UI text from GitLab Verify it correctly matches the UI, then: If it does not match the UI, update it. If it matches the UI, but the UI seems incorrect, create an issue to see if the UI needs to be fixed. If it matches the UI and seems correct, add it to the Vale spelling exceptions list.
UI text from a third-party product Rewrite the sentence to avoid it, or add the Vale exception code in-line.

Uppercase (acronym) test

The Uppercase.yml test checks for incorrect usage of words in all capitals. For example, avoid usage like This is NOT important.

If the word must be in all capitals, follow these guidelines:

Flagged word Guideline
Acronym (likely known by the average visitor to that page) Add the acronym to the list of words and acronyms in Uppercase.yml.
Acronym (likely not known by the average visitor to that page) The first time the acronym is used, write it out fully followed by the acronym in parentheses. In later uses, use just the acronym by itself. For example: This feature uses the File Transfer Protocol (FTP). FTP is....
Correctly capitalized name of a product or service Add the name to the list of words and acronyms in Uppercase.yml.
Command, variable, code, or similar Put it in backticks or a code block. For example: Use `FALSE` as the variable value.
UI text from a third-party product Rewrite the sentence to avoid it, or add the vale exception code in-line.

Readability score

In ReadingLevel.yml, we have implemented the Flesch-Kincaid grade level test to determine the readability of our documentation.

As a general guideline, the lower the score, the more readable the documentation. For example, a page that scores 12 before a set of changes, and 9 after, indicates an iterative improvement to readability. The score is not an exact science, but is meant to help indicate the general complexity level of the page.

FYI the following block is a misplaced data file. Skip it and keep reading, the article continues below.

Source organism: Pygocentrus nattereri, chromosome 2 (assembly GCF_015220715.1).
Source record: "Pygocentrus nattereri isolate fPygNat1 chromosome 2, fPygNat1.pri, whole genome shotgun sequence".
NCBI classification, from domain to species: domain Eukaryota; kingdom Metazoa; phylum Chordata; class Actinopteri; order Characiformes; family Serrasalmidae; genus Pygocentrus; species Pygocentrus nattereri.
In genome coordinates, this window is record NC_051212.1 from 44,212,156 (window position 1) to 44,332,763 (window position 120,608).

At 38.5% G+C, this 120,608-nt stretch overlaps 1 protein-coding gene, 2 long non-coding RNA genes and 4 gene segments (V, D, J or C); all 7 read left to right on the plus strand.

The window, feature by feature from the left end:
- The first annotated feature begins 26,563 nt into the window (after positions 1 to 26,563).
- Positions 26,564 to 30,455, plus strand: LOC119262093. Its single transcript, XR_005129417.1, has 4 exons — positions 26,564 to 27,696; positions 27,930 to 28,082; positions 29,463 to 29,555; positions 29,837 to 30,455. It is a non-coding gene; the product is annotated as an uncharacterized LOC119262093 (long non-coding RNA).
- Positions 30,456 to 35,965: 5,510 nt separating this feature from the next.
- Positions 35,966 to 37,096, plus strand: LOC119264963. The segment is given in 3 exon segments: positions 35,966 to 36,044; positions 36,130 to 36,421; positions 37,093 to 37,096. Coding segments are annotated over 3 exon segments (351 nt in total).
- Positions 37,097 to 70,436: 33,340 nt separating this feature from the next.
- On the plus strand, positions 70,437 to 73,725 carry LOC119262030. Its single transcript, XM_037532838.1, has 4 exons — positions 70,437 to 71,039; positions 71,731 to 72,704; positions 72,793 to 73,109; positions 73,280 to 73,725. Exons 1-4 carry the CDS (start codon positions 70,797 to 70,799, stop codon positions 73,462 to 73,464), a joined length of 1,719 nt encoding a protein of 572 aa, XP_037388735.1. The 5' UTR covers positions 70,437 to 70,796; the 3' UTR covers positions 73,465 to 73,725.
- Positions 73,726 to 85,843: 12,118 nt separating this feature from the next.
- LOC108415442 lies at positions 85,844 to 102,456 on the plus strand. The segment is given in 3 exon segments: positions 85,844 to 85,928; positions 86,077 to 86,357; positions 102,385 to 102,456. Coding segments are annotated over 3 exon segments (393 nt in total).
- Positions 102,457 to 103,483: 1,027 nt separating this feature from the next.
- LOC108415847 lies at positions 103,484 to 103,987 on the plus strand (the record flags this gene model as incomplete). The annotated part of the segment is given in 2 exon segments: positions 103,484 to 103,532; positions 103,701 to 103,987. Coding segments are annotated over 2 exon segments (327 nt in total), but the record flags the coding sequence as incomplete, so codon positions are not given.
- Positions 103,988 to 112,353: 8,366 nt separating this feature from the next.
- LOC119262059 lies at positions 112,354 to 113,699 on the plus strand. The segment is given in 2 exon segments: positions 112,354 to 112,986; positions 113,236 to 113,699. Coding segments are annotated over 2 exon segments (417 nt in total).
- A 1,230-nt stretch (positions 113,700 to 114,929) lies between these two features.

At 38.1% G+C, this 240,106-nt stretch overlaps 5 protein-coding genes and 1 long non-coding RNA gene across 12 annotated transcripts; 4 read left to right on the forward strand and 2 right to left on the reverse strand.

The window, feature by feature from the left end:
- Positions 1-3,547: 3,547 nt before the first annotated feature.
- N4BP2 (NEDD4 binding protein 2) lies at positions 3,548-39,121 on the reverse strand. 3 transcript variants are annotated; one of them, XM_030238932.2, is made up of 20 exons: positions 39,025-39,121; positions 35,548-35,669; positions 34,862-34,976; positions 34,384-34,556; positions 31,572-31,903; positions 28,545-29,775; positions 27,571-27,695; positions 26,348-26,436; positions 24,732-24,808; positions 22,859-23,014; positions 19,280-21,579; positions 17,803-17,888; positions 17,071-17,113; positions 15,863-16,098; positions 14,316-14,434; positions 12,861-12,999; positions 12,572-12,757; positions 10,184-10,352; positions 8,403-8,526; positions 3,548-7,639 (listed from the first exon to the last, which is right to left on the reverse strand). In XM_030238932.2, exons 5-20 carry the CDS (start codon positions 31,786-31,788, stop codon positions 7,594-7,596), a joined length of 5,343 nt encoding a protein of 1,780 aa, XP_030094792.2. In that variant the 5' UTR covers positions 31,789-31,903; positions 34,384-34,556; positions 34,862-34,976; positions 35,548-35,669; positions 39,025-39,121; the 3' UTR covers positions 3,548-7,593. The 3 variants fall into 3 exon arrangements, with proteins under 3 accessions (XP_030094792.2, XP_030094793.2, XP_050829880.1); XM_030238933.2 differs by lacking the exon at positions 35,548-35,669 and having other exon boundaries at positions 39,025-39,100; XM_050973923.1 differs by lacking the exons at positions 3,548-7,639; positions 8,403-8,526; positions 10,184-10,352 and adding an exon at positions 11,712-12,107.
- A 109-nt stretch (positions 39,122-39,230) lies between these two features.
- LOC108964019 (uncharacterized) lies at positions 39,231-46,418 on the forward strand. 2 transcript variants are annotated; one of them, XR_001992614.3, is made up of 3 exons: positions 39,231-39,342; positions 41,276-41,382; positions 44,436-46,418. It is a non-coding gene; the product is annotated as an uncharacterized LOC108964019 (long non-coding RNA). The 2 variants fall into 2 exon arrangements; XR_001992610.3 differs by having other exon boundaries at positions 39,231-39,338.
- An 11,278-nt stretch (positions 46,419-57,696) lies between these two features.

The readability score is calculated based on the number of words per sentence, and the number of syllables per word. For more information, see the Vale documentation.

Export Vale results to a file

To export all (or filtered) Vale results to a file, modify this command:

# Returns results of types suggestion, warning, and error
find . -name '*.md' | sort | xargs vale --minAlertLevel suggestion --output line > ../../results.txt

# Returns only warnings and errors
find . -name '*.md' | sort | xargs vale --minAlertLevel warning --output line > ../../results.txt

# Returns only errors
find . -name '*.md' | sort | xargs vale --minAlertLevel error --output line > ../../results.txt

These results can be used with the create_issues.js script to generate documentation-related issues for Hackathons.

Enable custom rules locally

Vale 3.0 and later supports using two locations for rules. This change enables you to create and use your own custom rules alongside the rules included in a project.

To create and use custom rules locally on macOS:

  1. Create a local file in the Application Support folder for Vale:

    touch ~/Library/Application\ Support/vale/.vale.ini
  2. Add these lines to the .vale.ini file you just created:

    BasedOnStyles = local
  3. If the folder ~/Library/Application Support/vale/styles/local does not exist, create it:

    mkdir ~/Library/Application\ Support/vale/styles/local
  4. Add your desired rules to ~/Library/Application Support/vale/styles/local.

Rules in your local style directory are prefixed with local instead of gitlab in Vale results, like this:

$ vale --minAlertLevel warning doc/ci/yaml/

 3876:17   warning  Instead of future tense 'will   gitlab.FutureTense
                    be', use present tense.
 3897:26   error    Remove 'documentation'

✖ 1 error, 5 warnings and 0 suggestions in 1 file.